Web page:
Comedian Louis C.K. earned a reported $US4.5 million in less than two days by selling his streaming special straight to fans in 2012.
In 2015, he offered access to his newest special for only $US5.
“It costs a shitload of money to make these specials, and I do it myself,” he wrote on his site. “I love offering it to you directly for so cheap and so easily. I would like that to continue to be a good idea.”
C.K. wasn’t always in the position to bankroll his performances so generously. In an interview with the The Hollywood Reporter, he reflected on how he struggled to earn money earlier in his career:
The year that SNL passed on me  was the same year almost every comedy club in New York closed, and it was the one time where I really thought, ‘I’m probably going to have to quit.’ The early 1990s, they were ugly. The Cellar and the Strip were really the only clubs that survived that time, and they were empty. For almost five years of my life, I was starving. I’d do a club, and the owner wouldn’t pay me. I’d say, “Where’s the money?” and he’d say, “I’m just not paying you.” That’s how little leverage comedians had then. It was really, really hard.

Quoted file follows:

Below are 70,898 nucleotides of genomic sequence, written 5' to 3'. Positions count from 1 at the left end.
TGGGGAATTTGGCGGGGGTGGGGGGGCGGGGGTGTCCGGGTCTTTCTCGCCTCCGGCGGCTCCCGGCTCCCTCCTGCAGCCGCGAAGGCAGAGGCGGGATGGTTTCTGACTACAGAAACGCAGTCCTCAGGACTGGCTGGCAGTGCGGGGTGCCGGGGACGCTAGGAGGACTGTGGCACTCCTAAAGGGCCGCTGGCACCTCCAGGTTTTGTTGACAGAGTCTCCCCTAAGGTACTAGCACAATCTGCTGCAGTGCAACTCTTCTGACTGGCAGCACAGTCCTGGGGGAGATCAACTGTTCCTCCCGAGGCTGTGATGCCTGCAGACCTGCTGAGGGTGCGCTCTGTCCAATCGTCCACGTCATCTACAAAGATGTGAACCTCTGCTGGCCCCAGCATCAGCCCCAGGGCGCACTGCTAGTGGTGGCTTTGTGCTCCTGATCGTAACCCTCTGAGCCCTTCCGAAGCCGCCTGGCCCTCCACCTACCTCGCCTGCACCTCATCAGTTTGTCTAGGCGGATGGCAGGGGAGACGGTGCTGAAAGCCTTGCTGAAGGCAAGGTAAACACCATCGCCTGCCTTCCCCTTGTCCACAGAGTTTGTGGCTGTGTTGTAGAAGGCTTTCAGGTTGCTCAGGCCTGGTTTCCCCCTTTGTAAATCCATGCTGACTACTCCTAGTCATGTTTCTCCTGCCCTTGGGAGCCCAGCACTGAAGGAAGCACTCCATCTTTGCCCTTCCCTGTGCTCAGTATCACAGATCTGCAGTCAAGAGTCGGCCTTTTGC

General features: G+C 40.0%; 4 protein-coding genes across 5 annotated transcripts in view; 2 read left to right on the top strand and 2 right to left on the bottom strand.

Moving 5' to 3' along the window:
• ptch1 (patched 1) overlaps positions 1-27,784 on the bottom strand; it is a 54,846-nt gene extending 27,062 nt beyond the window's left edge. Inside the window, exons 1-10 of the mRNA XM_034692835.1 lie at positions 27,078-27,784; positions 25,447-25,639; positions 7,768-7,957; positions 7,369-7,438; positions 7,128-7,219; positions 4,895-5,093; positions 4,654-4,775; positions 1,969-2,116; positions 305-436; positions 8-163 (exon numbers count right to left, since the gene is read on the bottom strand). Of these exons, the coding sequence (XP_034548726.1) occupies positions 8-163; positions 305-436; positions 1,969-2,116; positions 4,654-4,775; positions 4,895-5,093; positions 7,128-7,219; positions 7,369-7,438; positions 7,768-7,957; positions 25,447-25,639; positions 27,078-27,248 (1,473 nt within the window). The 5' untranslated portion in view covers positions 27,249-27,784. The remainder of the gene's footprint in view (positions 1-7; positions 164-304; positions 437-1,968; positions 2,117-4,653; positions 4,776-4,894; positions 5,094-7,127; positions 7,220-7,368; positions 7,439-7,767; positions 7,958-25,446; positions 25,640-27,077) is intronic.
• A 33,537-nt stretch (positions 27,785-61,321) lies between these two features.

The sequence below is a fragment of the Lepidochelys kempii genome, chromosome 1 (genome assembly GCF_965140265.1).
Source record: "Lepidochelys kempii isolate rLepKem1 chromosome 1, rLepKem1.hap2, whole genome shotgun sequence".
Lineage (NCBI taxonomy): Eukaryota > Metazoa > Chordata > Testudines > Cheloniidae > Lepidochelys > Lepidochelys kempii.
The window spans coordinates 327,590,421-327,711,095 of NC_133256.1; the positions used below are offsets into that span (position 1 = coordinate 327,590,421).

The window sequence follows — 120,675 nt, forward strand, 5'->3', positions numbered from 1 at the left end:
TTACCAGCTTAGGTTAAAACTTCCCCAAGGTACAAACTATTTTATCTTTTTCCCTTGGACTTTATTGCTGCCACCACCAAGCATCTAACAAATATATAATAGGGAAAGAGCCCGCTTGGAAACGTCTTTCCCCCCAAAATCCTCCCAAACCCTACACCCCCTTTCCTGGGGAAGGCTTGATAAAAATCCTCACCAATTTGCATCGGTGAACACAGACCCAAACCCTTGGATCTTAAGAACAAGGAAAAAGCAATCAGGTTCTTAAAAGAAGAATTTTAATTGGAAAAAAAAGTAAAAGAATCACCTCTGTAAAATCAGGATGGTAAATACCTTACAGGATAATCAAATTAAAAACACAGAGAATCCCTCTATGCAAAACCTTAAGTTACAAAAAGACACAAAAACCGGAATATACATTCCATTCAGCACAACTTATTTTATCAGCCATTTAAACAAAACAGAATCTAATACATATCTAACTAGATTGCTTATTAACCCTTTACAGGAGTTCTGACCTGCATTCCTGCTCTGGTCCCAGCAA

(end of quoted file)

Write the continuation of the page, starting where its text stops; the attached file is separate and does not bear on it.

And when things started looking up, he recalls, he wasn’t able to let go of that feeling of scarcity (bolding ours for emphasis):
It’s funny, when you start having success as a stand-up, you’re like, “Oh my god, they’re paying me $US2,500 for seven shows in a week. I’m so excited.” Then you start doing theatres, and you find out what kind of money there really is out there.
I mean, I could make 12 movies next year, and I wouldn’t make half of what I make on the road. When I first started making tons of money, it freaked me out. I would always get 10 grand in cash every show because I needed to touch the money. I needed to feel like it wasn’t just going to pay my bills. I’m a bit like boxers in that way. Boxers go and buy, like, a gold car because they just want to feel like they understand what they have. I’ll be a little dumb like that.
Millions of dollars later, he says he’s stopped keeping cash on hand.